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I have a dictionary containing a second dictionary with 1000 entries. The entries are all NSStrings of the type key = key XXX, and value = element XXX where XXX is a number between 0 - the number of elements - 1. (Several days ago, I asked about Objective-C dictionaries containing a dictionary. Please refer to that question if you want the code that creates the dictionary.)

The sum total length of all the strings in the sub dictionary is 28,670 characters. ie:

strlen("key 0")+strlen("element 0")+
//and so on up through 
strlen("key 999")+strlen("element 999") == 28670. 

Consider this a very simple hash value as an indicator if a method has enumerated every key+value pair once and only once.

I have one subroutine that works perfectly (using blocks) to access the individual dictionary key and values:

NSUInteger KVC_access3(NSMutableDictionary *dict){
    __block NSUInteger ll=0;
    NSMutableDictionary *subDict=[dict objectForKey:@"dict_key"];

    [subDict 
        enumerateKeysAndObjectsUsingBlock:
            ^(id key, id object, BOOL *stop) {
                ll+=[object length];
                ll+=[key length];
    }];
    return ll;
}
// will correctly return the expected length...

If I try the same using concurrent blocks (on a multi processor machine), I get a number close to but not exactly the expected 28670:

NSUInteger KVC_access4(NSMutableDictionary *dict){
    __block NSUInteger ll=0;
    NSMutableDictionary *subDict=[dict objectForKey:@"dict_key"];

    [subDict 
        enumerateKeysAndObjectsWithOptions:
            NSEnumerationConcurrent
        usingBlock:
            ^(id key, id object, BOOL *stop) {
                ll+=[object length];
                ll+=[key length]; 
    }];
    return ll;
}
// will return correct value sometimes; a shortfall value most of the time...

The Apple docs for NSEnumerationConcurrent state:

 "the code of the Block must be safe against concurrent invocation."

I think that is probably the issue, but what is the issue with my code or the block in KVC_access4 that is NOT safe for concurrent invocation?

Edit & Conclusion

Thanks to BJ Homer's excellent solution, I got NSEnumerationConcurrent working. I timed both methods extensively. The code I have above in KVC_access3 is faster and easier for small and medium sized dictionaries. It much faster on lots of dictionaries. However, if you have a mongo big dictionary (millions or tens of millions of key/value pairs) then this code:

[subDict 
    enumerateKeysAndObjectsWithOptions:
        NSEnumerationConcurrent
    usingBlock:
        ^(id key, id object, BOOL *stop) {
        NSUInteger workingLength = [object length];
        workingLength += [key length];

        OSAtomicAdd64Barrier(workingLength, &ll); 
 }];

is up to 4x faster. The crossover point for size is about 1 dictionary of 100,000 of my test elements. More dictionaries and that crossover point is higher presumably because of set-up time.

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1 Answer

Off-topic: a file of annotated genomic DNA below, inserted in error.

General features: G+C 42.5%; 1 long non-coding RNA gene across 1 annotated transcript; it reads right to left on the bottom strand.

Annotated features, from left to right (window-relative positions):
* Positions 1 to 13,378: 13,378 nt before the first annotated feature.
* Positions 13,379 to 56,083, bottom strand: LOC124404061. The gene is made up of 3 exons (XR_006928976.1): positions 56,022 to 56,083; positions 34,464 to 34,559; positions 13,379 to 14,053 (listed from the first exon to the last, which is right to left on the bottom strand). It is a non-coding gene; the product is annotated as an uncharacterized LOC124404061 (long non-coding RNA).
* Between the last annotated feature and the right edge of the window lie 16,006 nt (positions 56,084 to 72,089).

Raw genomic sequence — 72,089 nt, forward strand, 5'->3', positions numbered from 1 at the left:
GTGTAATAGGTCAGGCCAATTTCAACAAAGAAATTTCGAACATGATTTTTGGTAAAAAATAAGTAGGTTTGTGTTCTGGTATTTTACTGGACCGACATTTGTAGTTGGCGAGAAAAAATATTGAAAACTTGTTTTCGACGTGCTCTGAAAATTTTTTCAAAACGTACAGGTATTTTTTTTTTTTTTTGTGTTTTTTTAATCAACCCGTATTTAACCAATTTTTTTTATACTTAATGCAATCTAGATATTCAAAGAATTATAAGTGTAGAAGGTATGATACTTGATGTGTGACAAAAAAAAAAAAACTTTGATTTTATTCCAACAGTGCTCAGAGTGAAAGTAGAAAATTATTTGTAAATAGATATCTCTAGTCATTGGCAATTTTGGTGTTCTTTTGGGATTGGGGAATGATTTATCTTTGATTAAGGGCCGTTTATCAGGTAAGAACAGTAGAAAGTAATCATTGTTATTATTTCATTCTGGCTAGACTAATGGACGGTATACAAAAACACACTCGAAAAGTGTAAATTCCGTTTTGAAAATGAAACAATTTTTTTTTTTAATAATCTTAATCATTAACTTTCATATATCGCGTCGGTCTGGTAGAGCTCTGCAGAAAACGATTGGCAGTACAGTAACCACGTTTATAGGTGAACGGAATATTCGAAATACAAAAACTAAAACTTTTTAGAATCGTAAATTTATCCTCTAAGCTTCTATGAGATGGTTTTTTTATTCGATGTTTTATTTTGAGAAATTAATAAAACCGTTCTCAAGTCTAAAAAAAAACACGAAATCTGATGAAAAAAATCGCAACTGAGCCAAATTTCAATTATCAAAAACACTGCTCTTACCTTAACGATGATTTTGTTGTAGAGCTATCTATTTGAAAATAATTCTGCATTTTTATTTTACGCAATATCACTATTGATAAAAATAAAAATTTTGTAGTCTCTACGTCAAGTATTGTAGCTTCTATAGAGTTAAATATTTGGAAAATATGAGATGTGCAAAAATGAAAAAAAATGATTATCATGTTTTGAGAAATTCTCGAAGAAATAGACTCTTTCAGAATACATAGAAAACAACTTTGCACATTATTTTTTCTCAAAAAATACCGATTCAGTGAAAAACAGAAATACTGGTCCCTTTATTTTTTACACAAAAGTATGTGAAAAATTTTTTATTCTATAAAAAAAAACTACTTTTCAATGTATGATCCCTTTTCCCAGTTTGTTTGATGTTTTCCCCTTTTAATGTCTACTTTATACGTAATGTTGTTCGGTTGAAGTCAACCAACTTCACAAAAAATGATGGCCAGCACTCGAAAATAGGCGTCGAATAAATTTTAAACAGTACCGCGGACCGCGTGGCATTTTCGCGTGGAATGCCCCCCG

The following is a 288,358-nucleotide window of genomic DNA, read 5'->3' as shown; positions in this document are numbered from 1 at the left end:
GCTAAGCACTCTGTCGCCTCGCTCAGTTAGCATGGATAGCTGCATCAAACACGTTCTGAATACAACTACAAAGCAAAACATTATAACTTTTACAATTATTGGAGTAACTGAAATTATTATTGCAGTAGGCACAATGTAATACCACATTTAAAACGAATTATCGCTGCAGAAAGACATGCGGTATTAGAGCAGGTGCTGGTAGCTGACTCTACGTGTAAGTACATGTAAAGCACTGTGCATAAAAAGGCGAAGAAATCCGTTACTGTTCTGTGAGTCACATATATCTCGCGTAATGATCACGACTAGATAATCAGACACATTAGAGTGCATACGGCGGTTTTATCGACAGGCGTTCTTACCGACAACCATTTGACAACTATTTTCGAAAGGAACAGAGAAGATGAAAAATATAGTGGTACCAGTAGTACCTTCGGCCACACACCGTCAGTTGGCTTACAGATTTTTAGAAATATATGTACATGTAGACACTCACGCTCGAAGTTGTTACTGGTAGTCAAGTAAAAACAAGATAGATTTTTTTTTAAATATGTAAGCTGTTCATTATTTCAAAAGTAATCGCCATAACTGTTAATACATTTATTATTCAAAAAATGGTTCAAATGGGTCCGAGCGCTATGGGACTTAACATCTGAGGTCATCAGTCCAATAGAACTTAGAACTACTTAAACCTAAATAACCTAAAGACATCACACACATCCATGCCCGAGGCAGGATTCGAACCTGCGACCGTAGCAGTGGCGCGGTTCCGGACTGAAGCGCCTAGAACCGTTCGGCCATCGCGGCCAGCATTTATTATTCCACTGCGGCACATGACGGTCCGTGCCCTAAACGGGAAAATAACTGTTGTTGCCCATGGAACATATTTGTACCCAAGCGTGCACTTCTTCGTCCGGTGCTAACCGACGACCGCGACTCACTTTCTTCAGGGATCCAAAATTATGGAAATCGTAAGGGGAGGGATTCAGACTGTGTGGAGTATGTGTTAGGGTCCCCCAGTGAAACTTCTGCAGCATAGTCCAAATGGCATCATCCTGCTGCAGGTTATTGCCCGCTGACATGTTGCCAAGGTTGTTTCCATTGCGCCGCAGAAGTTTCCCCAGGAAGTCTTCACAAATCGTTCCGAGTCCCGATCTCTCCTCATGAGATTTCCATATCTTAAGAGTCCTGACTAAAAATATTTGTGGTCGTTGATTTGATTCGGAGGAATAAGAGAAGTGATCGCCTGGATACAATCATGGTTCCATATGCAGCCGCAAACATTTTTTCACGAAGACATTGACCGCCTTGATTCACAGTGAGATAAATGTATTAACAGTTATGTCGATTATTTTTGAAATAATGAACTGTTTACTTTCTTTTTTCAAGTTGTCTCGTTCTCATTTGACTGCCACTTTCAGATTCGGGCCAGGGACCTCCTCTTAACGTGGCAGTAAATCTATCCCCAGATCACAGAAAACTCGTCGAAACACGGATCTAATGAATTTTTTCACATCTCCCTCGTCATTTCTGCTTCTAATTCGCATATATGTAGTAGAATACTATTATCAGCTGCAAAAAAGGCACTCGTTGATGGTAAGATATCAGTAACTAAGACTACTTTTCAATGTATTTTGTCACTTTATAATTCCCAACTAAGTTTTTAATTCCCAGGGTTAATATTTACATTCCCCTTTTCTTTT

up vote 14 down vote accepted

With concurrent enumeration, you'll have the block being run simultaneously on multiple threads. This means that multiple threads are accessing ll at the same time. Since you have no synchronization, you're prone to race conditions.

This is a problem because the += operation is not an atomic operation. Remember, ll += x is the same thing as ll = ll + x. This involves reading ll, adding x to that value, and then storing the new value back in ll. Between the time that ll is read on Thread X and when it is stored, any changes caused by other threads will be lost when Thread X gets back to storing its calculation.

You need to add synchronization such that multiple threads can't be modifying the value at the same time. The naive solution is this:

__block NSUInteger ll=0;
NSMutableDictionary *subDict=[dict objectForKey:@"dict_key"];

[subDict 
    enumerateKeysAndObjectsWithOptions:NSEnumerationConcurrent
    usingBlock:
        ^(id key, id object, BOOL *stop) {
            @synchronized(subDict) { // <-- Only one thread can be in this block at a time.
                ll+=[object length];
                ll+=[key length];
            }
}];
return ll;

However, this discards all the benefits you get from concurrent enumeration, since the entire body of the block is now enclosed in a synchronized block—in effect, only one instance of this block would be actually running at a time.

If concurrency is actually a significant performance requirement here, I'd suggest the following:

__block uint64 ll = 0; // Note the change in type here; it needs to be a 64-bit type.

^(id key, id object, BOOL *stop) {
    NSUInteger workingLength = [object length];
    workingLength += [key length];

    OSAtomicAdd64Barrier(workingLength, &ll); 
}

Note that I'm using OSAtomicAdd64Barrier, which is a fairly low-level function that is guaranteed to increment a value atomically. You could also use @synchronized to control the access, but if this operation is actually a significant performance bottleneck, then you're probably going to want the most performant option, even at the cost of a bit of clarity. If this feels like overkill, then I suspect enabling concurrent enumeration isn't really going to affect your performance all that much.

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